One of my biggest pet peeves happens when I talk excitedly about a prospect, an adventure or an idea and someone says, “Don’t get your hopes up.”
When someone says that, I tell myself, “He thinks I am not talented enough to persuade the prospect,” and “What she means is I am not qualified for the adventure,” or “He doesn’t think I am persistent enough to pull the idea off.”
So, the problem may be in my head. After all, Eleanor Roosevelt said, “No one can make you feel inferior without your consent.” She also said, “The future belongs to those who realize the beauty of their dreams.”
That is good, but Jesus said it even better: “With God all things are possible.”
On an intellectual level, I know that when my friends tell me not to get my hopes up, they’re saying they don’t want me to be disappointed.
But hope is heavenly, scriptural and, sometimes, all we have. We all fail; we all lose heart, so we become conditioned after a while not to get our hopes up when maybe we should. Some of the most well-known characters in the Bible are the ones who have failed the most dramatically. David blew two of the Big Ten just over Bathsheba alone. Peter denied knowing Jesus on the eve of the most important weekend in history. Some characters got their hopes up and were rewarded: Abraham, Noah, Esther, Ruth and Mary.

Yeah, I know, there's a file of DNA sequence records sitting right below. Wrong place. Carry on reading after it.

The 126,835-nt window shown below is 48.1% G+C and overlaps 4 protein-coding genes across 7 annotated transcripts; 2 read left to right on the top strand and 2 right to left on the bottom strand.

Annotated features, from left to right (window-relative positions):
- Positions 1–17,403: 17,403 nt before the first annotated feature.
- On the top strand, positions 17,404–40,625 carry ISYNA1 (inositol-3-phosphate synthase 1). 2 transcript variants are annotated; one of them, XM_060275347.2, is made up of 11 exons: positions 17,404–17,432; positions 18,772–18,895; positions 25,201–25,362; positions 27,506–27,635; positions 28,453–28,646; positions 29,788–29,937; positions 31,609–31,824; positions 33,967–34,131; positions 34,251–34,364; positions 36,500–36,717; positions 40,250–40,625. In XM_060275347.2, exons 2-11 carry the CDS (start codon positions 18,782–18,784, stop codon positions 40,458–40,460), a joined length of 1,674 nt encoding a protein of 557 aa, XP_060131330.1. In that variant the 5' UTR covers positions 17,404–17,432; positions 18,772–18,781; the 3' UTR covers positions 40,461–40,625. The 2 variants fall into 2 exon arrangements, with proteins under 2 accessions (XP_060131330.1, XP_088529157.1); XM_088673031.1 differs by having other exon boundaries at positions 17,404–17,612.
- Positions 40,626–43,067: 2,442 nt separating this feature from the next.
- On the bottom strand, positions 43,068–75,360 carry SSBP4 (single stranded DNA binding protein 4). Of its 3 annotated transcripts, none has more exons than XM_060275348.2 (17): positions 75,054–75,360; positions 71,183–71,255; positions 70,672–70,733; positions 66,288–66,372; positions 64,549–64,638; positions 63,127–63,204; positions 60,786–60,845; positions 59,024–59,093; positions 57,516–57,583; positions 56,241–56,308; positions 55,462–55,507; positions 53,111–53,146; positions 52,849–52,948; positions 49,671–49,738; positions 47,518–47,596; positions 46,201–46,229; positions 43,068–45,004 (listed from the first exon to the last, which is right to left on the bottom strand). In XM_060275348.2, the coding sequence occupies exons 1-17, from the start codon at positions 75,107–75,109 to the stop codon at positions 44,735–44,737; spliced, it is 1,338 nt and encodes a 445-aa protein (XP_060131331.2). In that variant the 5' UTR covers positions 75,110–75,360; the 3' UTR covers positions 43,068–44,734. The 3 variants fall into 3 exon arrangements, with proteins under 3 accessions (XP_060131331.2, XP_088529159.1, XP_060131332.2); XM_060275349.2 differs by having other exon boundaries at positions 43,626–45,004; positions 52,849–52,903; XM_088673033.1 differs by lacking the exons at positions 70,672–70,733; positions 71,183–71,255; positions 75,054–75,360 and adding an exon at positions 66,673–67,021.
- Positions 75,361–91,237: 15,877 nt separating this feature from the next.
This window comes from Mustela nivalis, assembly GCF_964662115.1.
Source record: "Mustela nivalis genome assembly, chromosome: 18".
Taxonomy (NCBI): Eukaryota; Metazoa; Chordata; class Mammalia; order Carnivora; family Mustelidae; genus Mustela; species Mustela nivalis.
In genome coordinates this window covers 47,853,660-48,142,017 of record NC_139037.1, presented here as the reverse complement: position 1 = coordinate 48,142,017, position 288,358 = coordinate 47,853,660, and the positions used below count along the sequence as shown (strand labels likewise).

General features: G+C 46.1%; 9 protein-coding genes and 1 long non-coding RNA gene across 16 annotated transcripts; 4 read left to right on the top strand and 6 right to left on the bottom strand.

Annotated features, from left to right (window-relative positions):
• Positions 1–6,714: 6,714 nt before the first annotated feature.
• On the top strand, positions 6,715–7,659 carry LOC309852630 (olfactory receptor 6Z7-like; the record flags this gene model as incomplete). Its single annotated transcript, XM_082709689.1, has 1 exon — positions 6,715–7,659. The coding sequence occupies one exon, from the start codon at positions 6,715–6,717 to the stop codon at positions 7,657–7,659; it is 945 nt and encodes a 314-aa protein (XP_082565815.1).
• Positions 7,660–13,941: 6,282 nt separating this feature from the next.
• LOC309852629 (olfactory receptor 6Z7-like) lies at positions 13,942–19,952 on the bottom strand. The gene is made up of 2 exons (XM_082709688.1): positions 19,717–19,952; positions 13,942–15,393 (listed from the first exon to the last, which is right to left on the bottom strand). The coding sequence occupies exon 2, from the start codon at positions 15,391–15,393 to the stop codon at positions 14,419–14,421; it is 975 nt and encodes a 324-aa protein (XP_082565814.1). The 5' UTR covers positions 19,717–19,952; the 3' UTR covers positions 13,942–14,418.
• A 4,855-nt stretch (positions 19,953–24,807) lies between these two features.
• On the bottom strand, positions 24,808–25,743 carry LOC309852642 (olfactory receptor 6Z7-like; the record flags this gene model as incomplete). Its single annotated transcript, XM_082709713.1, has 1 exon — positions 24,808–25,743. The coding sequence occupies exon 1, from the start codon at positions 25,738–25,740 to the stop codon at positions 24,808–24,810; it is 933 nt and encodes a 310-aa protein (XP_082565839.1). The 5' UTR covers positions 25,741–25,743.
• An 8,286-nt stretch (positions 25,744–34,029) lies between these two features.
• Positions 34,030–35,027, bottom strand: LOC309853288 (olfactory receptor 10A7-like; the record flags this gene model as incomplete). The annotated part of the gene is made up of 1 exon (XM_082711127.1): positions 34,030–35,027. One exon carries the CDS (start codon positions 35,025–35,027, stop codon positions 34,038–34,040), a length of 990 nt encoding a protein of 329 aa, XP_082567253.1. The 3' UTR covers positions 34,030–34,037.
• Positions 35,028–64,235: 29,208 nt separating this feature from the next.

One project I can confidently get my hopes up about is the prospect, adventure and idea of a beautiful eternity. The living son of God waits there for me, for me, no matter how many times I fail, no matter how many times I need to yell: “Do overs!”
Jesus cheers us on, even when we fail. Listen closely and you may hear him whisper in your ear: “Get your hopes up! I’m coming back.”